Saturday, November 28, 2009

Short Session, Big Losses on Dubai Debt

Friday's abbreviated session answered the question of why stocks did not advance much in Wednesday's pre-holiday trading, when all of the economic news was positive. Overhanging the market was word from Dubai - on Wednesday - that the government was requesting a six-month moratorium on interest payments, mostly from its major real estate developer, Dubai World.

While the news did not noticeably affect markets in the US, the news shook Asian and European markets violently on Thursday. US stock exchanges were closed for Thanksgiving.

Quoting the NY Times:
According to data from the Bank for International Settlements, foreign banks have $130 billion of exposure to the United Arab Emirates, with Britain having the largest exposure, $51 billion. Banks in the United States have debts of $13 billion.

At the open on Friday, stock futures were indicating a massive sell-off, with Dow futures down more than 200 points. After an initial selling spree which sent the Dow down more than 230 points, cooler heads prevailed for a time, bringing the indices back to some level of respectability and calm. By the close, however, fears of another round of banking crises had investors scurrying for the exits, not wanting to hold positions over a weekend in which many of these issues would be pondered.

Dow 10,309.92, -154.48 (1.48%)
NASDAQ 2,138.44, -37.61 (1.73%)
S&P 500 1,091.49, -19.14 (1.72%)
NYSE Composite 7,070.09, -162.03 (2.24%)

On the day, declining issues far outpaced advancers, 5211-1086. New highs held a slim edge over new lows, 98-85. Volume was only average, indicating a hope that markets would return to a more normal tone in days ahead. There was little panic to speak of, though every sector finished in the red.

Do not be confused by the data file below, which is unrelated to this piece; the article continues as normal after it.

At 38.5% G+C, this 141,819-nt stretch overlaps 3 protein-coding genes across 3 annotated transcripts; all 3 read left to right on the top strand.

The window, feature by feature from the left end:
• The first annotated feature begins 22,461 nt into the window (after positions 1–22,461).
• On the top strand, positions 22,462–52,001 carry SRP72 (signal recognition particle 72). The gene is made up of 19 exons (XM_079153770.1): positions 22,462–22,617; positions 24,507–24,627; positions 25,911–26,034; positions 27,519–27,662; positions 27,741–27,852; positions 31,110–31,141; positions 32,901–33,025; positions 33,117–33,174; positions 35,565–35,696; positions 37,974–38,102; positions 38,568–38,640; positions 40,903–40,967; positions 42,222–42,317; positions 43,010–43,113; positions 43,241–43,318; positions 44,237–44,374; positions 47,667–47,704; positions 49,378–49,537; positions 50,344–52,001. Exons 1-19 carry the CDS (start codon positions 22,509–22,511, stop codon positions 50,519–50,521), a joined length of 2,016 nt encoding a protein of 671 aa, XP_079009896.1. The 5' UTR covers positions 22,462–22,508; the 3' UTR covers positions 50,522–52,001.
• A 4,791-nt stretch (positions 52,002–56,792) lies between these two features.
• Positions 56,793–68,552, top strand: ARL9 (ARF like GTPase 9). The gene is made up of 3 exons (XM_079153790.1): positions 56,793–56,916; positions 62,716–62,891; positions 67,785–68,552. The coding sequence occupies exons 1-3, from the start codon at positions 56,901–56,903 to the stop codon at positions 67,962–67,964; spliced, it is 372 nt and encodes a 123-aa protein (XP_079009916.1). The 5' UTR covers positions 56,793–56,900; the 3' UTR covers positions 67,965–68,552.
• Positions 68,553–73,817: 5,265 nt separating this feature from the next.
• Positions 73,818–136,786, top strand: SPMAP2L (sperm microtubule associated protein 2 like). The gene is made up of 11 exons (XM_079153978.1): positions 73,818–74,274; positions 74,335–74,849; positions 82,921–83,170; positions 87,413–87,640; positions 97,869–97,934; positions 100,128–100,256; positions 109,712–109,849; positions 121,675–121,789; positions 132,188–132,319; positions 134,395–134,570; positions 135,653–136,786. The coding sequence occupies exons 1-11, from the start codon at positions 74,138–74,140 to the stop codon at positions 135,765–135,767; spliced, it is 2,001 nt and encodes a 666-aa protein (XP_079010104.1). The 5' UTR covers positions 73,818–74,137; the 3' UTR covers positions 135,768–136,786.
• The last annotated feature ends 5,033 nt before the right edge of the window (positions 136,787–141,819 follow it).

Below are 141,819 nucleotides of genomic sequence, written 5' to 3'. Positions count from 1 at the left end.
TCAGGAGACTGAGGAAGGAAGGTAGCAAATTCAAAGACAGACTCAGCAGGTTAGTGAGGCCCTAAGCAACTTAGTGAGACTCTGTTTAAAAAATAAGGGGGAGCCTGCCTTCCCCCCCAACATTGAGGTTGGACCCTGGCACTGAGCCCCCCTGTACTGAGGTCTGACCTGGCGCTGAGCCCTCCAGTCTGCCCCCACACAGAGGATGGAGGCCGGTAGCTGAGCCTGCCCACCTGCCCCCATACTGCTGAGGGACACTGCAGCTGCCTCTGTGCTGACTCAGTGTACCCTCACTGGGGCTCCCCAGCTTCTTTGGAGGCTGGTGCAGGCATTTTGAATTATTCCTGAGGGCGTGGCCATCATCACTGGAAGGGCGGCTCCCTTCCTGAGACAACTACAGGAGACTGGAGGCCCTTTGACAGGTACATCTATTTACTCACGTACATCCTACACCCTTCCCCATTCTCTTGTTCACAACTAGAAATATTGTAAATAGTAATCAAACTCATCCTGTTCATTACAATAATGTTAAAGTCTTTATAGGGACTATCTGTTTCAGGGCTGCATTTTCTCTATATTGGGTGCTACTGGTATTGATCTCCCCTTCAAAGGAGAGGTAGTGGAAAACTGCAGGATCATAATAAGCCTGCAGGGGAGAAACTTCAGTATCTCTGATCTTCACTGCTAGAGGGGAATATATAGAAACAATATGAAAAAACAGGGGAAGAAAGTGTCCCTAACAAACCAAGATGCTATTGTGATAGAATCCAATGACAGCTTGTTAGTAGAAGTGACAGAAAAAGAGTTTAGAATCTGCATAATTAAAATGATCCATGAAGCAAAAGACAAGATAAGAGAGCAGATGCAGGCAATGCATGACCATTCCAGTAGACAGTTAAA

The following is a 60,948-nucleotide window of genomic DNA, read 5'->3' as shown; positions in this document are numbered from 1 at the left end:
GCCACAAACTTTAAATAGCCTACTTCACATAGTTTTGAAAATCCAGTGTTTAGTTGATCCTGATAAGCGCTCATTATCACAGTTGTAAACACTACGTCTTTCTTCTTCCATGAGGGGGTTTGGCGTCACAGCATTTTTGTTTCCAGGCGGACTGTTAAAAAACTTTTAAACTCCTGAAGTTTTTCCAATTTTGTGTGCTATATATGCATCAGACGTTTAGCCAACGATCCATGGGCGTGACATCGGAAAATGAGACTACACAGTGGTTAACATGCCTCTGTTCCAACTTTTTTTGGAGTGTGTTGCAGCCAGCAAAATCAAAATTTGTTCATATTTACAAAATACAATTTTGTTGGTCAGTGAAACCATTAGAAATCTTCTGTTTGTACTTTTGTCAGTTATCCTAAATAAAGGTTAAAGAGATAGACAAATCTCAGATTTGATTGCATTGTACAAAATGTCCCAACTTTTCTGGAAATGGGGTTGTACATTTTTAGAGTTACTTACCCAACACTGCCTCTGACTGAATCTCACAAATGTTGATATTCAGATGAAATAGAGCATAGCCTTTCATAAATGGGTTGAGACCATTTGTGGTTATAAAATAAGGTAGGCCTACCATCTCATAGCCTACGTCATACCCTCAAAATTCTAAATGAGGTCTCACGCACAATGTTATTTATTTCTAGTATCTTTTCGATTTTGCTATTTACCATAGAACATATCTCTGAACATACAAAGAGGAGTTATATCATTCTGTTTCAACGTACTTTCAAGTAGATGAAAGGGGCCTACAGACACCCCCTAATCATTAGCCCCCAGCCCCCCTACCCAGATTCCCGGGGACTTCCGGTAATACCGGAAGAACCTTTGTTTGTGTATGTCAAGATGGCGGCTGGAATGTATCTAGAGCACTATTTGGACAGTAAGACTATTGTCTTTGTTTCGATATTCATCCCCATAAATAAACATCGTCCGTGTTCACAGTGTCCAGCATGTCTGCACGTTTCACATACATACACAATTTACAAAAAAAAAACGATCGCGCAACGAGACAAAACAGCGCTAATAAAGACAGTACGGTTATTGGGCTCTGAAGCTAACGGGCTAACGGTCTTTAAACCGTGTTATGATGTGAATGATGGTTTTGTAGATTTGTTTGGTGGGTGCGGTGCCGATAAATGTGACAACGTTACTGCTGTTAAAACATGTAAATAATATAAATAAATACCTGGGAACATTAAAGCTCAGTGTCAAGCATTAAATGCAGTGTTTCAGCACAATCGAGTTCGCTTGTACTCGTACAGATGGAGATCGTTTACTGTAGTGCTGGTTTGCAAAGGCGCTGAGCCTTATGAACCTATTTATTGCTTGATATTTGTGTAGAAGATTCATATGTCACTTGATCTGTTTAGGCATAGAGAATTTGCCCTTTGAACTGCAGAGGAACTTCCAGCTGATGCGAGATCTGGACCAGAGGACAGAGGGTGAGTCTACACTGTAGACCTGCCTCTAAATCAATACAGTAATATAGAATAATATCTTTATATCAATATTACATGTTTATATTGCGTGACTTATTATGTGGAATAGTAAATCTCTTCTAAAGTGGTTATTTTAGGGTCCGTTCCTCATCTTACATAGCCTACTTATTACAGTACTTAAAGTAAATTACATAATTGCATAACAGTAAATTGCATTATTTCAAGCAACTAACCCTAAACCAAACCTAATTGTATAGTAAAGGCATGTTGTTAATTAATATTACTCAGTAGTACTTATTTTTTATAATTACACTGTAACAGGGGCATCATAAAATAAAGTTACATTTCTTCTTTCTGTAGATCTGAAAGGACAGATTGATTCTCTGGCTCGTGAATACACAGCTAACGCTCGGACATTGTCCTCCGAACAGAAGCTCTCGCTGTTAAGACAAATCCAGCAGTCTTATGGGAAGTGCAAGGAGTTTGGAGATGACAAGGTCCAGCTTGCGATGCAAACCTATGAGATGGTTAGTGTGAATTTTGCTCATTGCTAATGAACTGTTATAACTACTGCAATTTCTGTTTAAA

NYSE Volume 2,846,343,000
NASDAQ Volume 972,038,750

Commodities took the bigger hit. Oil tumbled $3.06, to $74.90, its lowest close in months. Gold fell $12.60, to $1,176.00, though the price had fallen by as much as $30 during the day. Silver slipped 47 cents, holding at $18.34.

What Dubai means to US banking interests is a relatively small matter, as only Bank of America (BAC) and Citigroup (C) hold anything approaching what would be considered large obligations. The general fear - a holdover from last year's major meltdown - is a more severe liquidity issue, cascading across the financial landscape in unpaid loans and the roll-over of resultant guarantees (Credit Default Swaps) which would put more banks at risk.

While it is possible that another severe shock could ensue, it's more likely that central banks will intervene in the interest of the banks, propping them up with more guarantees and looser credit facilities, much like last year's rescue. Still, there are palpable fears out there, that the entire system is prone to disruptions like this as more emerging markets face similar issues.

Paper money rolling off printing presses at high speed can only delay the inevitable. Eventually, losses must be taken or parties made whole. The most probable outcome is continuation of the deflationary spiral, which the central bankers of the world wish to avoid.

The simplest way to understand the issue is in terms of mortgages. As more money is pumped into the system, chasing the bad, assets - everything from stocks to houses - become less valuable. The home purchased for $200,000 a year ago is only worth $160,000, an so on. Devaluing currencies to reflect lower asset values, a hard, painful choice, seems the proper medicine, but one which world banking and political leaders have yet refused to consider.

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